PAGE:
“I’m just a small-time brewer, I probably have the smallest brewery in the country,” said Chennells candidly. His Zulu Blonde beer, which is not named after a black African with blonde hair, was developed more than 10 years ago after years of “trial and error” and tinkering with his father, Graham, and uncle, Mark. Chennells originally hails from the tourism and finance sectors, but he’s a born and bred Zululander and his heart was with the brewing machines and the culture of the province. His father Graham studied Zulu culture and as well as being a brewmaster, has been a farmer, a paratrooper, won the gruelling Dusi Canoe Marathon, is a retired rugby player and is a former mayor of Eshowe.
Chennells explains that “Zulu” refers to the beer’s origin, in Zululand, and “Blonde” is the type of pale ale that he brews. But how does it taste: “It’s a very golden beer, it has a sort of honey aroma, it’s very fruity and slightly bitter,” he said.
“I returned to Eshowe from London in 2003 and bought The George Hotel. My father, Graham, is a one-time mayor of Eshowe. Together we picked up his long-term dream of turning Eshowe into a major tourist attraction, using the blonde beer he had been brewing in the hotel’s backyard for years as the major drawcard.
To bring some consistency to Zulu Blonde, I went off to study at the American Brewers’ Guild,” Chennells says. Not long after he returned a remarkable thing happened. “Zulu Blonde was voted best beer at the Wetherspoons Real Ale Festival in 20 10. From doing batches of 150 litres a day in Eshowe I was suddenly in Burton-on-Trent, which is to beer drinkers what Graceland is to Elvis fans, brewing 50000 litres in a day. The ales have been produced by 30 award-winning breweries – 25 from the UK, as well as five international brewers from Australia, US, Spain, Sweden and South Africa.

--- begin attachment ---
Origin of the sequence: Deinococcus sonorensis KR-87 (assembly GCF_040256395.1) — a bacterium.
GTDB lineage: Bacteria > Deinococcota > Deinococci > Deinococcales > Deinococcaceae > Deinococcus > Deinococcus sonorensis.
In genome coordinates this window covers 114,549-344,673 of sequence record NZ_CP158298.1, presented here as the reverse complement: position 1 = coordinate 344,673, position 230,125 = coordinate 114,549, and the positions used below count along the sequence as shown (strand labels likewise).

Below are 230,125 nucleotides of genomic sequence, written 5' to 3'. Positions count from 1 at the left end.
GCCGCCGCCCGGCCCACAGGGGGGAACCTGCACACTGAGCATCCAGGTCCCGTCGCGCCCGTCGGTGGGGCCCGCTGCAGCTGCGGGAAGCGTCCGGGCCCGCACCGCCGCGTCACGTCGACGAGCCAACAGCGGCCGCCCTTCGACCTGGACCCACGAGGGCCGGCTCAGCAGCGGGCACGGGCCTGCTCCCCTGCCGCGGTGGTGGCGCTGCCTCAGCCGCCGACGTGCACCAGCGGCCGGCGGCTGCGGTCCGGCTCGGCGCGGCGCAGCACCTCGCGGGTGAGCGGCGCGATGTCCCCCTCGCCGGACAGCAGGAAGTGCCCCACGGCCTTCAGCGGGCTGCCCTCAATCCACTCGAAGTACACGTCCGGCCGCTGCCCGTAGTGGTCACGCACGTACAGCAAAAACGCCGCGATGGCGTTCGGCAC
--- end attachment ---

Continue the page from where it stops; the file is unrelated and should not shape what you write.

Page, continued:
After a nine-month course, a tour of 160 distilleries and many late night brewing sessions, South African Richard Chennells developed an excellent range of beers now available in the Uk.
“The Blonde is technically half barley and half wheat but I tap off on the wheat. Of course there is secrecy about the recipe but it needs to be tweaked from location to machine. Small changes in the water need to be factored in for instance,” said Chennells.
And while his beer may be a sensation in the United Kingdom, if you want to taste his home-brew you have to go to Eshowe or visit Quay 4 Tavern in the V&A Waterfront, Cape Town, the Alba Easy Lounge in Cape Town or King Shaka Airport or visit their newly opened brew pub “The Zululand Brewing Company” in Umhlanga, Durban.